I am working on that customer forecast thing for my EneFinproject. I want to hit as accurate a forecast, regarding the volume and value of sales, as well as the number of customers, as possible. In my last three updates – Le modèle d’un marché relativement conformiste, Safely narrow down the apparent chaos, and La valeur espérée– I sort of kept turning around that forecast, testing and discussing various angles of approach. So far, I have been sticking to one, central, and somehow an implicit assumption, namely that the EneFinproject – that transactional platform for trading complex contracts, combining futures on energy with participatory deeds – will tap into patterns observable in the market of energy. Still, EneFinis essentially a FinTech concept, which just explores those large disparities between the retail prices of electricity in Europe. Essentially, the concept is applicable in any market with noticeable variance in prices, at the same tier of the value chain. Thus, I could look for good patterns and assumptions in the market of financial services, even very straightforwardly in the FinTech sector.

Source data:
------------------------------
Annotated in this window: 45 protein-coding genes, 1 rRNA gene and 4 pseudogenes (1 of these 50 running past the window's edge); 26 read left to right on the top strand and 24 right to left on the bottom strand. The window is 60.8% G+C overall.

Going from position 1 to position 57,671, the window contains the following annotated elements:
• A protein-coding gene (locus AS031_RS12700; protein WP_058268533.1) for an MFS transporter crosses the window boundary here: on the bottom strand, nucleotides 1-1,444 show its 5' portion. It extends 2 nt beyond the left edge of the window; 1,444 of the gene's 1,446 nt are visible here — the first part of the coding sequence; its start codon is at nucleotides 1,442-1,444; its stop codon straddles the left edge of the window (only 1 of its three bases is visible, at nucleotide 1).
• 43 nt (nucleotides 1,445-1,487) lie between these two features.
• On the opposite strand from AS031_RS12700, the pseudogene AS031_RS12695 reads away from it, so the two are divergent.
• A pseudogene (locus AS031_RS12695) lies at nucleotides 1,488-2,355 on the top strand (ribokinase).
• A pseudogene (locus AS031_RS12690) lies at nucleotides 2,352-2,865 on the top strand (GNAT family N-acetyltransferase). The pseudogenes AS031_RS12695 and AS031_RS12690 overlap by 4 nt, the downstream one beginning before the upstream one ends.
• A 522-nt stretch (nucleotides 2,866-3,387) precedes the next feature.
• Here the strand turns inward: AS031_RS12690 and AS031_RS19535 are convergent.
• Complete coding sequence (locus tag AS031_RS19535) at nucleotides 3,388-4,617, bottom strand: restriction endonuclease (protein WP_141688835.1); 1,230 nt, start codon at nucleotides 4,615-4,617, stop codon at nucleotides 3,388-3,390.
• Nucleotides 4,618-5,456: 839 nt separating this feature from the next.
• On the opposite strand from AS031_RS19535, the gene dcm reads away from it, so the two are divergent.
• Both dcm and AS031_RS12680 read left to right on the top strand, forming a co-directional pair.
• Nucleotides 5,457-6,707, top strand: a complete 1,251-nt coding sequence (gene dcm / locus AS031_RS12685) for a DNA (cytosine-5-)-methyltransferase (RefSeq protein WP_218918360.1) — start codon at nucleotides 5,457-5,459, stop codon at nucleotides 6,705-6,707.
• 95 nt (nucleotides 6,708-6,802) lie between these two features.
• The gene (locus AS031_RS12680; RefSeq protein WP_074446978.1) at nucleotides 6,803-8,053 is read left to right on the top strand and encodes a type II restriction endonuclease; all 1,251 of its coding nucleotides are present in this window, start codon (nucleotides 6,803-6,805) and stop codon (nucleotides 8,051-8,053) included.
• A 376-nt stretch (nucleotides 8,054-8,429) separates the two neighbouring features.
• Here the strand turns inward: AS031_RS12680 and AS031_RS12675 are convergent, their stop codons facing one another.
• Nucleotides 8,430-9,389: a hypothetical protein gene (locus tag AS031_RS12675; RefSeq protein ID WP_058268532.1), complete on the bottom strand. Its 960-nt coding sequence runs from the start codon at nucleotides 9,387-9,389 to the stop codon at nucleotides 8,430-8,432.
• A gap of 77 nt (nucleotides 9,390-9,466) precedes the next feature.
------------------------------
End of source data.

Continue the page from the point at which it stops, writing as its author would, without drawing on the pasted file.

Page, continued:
Good, time to work up to the desired synaptic tension. I open up calmly, with the financial results of Square Inc., a big, US – based FinTech company. I am rummaging in their SEC filings, and more specifically in their 10-K annual report for 2017. I am spotting that nice history of revenues, which I present here below, first as a table with values given in millions of dollars, then as two consecutive graphs, just to give you an idea of proportions.
|Revenue of Square Inc., USD mln|
|Year||Transaction-based revenue||Subscription-based revenue||Hardware revenue||Total net revenue|
|2015||1 050,45||58,01||16,38||1 267,12|
|2016||1 456,16||129,35||44,31||1 708,72|